Michael Wesley has invited comment on his thesis that the world may be entering a new bipolar age (part 1, part 2, part 3), and I suspect many of the replies will focus on the geographic boundary that Michael has drawn between Asia and what he calls the Atlantic community (Europe, Africa and the Americas).

I prefer to focus on another bipolarity in Michael's piece, this one conceptual rather than geographic. He says in part 3 that:

Whereas the Atlantic community holds fast to a teleological belief in the steady improvement of international relations, a resignation to playing out a cycle of rising, declining and competing powers is pervasive in Asia...The Atlantic and the Asian mindsets will struggle to find common ground in global institutions and on the big planetary challenges that face us. It will be a recurring dialogue of the deaf between idealists and arch pragmatists. It is hard to see how institutional solutions will be arrived at in negotiations between one group of countries committed to internationalism and another group sceptical of internationalism.

This is Michael's version of the standard binary division of international relations theory into realism and idealism; in this case, the Asians are realists and the Atlantic community is idealist. Council on Foreign Relations President Richard Haass has observed that '(t)he battle between realists and idealists is the fundamental fault line of the American foreign-policy debate', though the influence of this conceptual bipolarity goes well beyond the US.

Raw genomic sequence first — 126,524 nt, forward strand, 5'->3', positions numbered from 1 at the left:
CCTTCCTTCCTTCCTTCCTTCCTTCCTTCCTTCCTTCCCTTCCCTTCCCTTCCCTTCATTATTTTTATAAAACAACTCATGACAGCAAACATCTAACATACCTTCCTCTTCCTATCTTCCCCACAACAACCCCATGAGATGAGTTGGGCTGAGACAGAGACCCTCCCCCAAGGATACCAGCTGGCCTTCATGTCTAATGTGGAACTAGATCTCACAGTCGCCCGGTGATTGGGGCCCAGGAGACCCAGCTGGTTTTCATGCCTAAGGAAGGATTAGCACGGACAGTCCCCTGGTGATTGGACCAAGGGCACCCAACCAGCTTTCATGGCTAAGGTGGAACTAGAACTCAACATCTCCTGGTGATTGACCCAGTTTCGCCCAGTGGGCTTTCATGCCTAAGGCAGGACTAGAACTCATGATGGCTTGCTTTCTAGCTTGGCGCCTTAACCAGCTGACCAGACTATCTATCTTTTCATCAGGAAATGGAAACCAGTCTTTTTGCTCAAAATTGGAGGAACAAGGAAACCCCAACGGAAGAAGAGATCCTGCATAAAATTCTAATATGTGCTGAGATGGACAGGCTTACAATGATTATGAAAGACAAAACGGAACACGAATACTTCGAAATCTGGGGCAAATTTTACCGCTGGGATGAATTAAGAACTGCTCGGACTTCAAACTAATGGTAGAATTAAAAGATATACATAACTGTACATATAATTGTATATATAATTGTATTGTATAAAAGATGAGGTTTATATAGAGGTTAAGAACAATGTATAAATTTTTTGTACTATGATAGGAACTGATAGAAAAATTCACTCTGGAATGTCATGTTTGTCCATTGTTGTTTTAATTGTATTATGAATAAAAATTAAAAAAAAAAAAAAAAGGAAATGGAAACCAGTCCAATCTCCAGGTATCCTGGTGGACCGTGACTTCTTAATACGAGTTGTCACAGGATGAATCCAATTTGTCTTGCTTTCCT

Yet I think this binary division is inadequate, and Michael's series exposes why.

With his reference to a 'teleological belief in the steady improvement of international relations', Michael implies that, to be an internationalist, one must believe in progress in international politics. He associates internationalism with the liberal humanist notion that, over time, humankind will learn to banish its warlike impulses and perhaps even its irrational attachment to the nation, allowing for the global formation of a post-sovereign entity like the EU.

There is certainly a stain of such utopianism in European thinking, but it's worth remembering that an altogether different version of internationalism held sway in Europe in the 19th century: the Concert of Europe. This was an international institution designed not to further some utopian ideal but to manage the existing order and stifle radical change.

After World War II, we saw the rise of a new generation of international institutions, very different to the European Concert but also lacking the progressive character that Michael ascribes to 'internationalism'. Yes, the UN and the Bretton Woods institutions were built on high-minded ideals, but they evolved into procedural bodies, designed not to transform the world but just to make it run a little smoother and relieve tensions.

In fact, many of the commonplace aspects of internationalism we take for granted today — trade, the coordination of air traffic, international postal delivery, patents — are proceduralist by nature; they set the rules of the road, but sovereign states still determine their own direction of travel. As such, these bodies don't impinge on national sovereignty; rather, they make the exercise of sovereignty practicable in an anarchical environment.

I'm not sure I buy Michael's division of Asian and Atlantic spheres, but his characterisation of Asia sounds about right. This region is simply not suited to European-style supra-nationalism; Hobbes and Thucydides are better guides here than Kant. So Michael is right that idealists will struggle to find common ground with Asia, given its realist mindset. To find such common ground, interlocutors will have to draw on the third intellectual tradition I have briefly described above, which I would call 'conservative internationalism'.